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Re: CHAT: American vs European educational standards

From:Thomas R. Wier <trwier@...>
Date:Thursday, September 26, 2002, 19:23
Quoting John Cowan <jcowan@...>:

> BP Jonsson scripsit: > > > Then of course there was and is the Capitol Hill in Rome! > > The American Republic was, of course, consciously modeled on the Roman > one in many such ways, including calling the upper house of our legislature > the Senate, and even (etymologically correctly) setting a higher age > qualification than for the House.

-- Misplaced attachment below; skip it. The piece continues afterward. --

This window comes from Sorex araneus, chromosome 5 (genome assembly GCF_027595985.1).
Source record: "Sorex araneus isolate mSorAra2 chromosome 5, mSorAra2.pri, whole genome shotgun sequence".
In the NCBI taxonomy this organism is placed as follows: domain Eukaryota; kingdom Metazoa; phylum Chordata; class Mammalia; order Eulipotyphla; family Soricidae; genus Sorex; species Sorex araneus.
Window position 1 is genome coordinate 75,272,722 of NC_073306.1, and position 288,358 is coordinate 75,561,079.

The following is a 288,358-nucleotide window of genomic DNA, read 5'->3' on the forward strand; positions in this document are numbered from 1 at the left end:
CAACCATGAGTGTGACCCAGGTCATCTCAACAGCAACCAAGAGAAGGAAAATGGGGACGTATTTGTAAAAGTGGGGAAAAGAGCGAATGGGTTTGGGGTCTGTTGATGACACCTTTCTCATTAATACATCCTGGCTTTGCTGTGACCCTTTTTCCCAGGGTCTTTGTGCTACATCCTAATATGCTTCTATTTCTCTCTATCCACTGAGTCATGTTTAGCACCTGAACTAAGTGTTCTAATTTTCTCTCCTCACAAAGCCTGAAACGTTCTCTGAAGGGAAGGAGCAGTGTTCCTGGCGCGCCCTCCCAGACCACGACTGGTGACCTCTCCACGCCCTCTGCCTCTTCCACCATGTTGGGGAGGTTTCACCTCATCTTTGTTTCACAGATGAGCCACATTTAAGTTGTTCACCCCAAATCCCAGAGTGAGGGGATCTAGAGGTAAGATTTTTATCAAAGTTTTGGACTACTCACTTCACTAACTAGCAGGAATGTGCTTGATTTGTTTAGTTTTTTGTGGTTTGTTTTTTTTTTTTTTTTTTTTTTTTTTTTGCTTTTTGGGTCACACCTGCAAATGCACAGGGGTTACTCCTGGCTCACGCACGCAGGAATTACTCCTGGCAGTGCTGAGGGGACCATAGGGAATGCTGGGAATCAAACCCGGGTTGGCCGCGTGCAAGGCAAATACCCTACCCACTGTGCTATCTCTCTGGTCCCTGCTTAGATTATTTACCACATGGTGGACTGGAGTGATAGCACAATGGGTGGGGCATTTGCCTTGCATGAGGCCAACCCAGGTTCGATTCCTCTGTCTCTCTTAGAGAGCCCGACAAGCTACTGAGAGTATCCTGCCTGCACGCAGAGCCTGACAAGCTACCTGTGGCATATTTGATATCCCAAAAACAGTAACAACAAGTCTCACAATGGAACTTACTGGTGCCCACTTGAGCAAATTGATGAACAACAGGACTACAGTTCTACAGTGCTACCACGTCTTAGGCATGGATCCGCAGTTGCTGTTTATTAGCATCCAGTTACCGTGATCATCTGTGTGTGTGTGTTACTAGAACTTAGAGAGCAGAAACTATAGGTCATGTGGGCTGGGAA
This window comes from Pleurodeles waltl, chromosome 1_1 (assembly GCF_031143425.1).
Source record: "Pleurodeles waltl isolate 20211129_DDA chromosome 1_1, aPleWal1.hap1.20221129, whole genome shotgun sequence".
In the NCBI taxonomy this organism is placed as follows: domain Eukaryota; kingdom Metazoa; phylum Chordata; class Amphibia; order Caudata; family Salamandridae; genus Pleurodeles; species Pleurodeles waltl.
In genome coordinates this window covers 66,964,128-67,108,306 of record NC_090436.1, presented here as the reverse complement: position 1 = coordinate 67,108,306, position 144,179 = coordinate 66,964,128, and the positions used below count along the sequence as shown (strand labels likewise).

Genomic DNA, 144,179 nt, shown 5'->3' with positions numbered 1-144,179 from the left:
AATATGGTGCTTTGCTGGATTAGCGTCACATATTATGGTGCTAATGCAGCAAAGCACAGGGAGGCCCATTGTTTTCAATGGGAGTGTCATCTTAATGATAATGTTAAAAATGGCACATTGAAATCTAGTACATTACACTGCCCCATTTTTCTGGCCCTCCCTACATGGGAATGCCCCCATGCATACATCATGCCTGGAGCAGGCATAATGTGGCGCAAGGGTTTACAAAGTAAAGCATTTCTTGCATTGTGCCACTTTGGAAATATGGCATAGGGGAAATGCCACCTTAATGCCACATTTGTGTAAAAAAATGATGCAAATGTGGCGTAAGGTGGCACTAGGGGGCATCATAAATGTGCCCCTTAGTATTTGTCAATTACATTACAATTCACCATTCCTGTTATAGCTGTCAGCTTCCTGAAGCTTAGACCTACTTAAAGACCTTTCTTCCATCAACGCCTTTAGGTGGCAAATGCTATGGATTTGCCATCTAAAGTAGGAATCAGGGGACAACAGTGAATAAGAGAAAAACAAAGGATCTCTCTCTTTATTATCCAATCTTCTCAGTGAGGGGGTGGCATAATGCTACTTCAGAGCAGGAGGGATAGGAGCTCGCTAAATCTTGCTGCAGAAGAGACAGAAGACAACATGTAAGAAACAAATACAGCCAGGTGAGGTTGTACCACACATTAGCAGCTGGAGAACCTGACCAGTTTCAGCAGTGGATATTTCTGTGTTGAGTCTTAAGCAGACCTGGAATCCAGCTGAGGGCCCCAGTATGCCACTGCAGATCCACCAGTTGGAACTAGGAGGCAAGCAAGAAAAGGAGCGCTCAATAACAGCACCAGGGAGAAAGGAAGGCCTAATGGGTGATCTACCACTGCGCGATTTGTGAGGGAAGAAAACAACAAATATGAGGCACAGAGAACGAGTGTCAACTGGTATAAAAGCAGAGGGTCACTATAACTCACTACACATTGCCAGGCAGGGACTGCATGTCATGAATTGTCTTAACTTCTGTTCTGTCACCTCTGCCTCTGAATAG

Right. The Founding Fathers, far from being the icons of democracy that they are often made out to be, held in great fear the power of faction, and so, like the Roman Republic, ensured that although all members of federal institutions were ultimately chosen by the People, there would be all sorts of intermediary mechanisms in place to make popular pressure for change difficult. The clearest example is the Electoral College, quite similar to the Comitia Tributa or the Comitia Centuriata in structure. Also, when debates were held about the heraldric symbols that the federation should have, Greek was pointedly rejected in favor of Latin for mottos, since Greek was held to have too much "popular" baggage. (Hebrew was also suggested, but had no support among the secularists.) (All this worry about the people was not *entirely* unfounded, since Shays' Rebelllion had only just been quelled in Massachusetts when the Constitutional Convention was convened in Philadelphia.) ========================================================================= Thomas Wier "I find it useful to meet my subjects personally, Dept. of Linguistics because our secret police don't get it right University of Chicago half the time." -- octogenarian Sheikh Zayed of 1010 E. 59th Street Abu Dhabi, to a French reporter. Chicago, IL 60637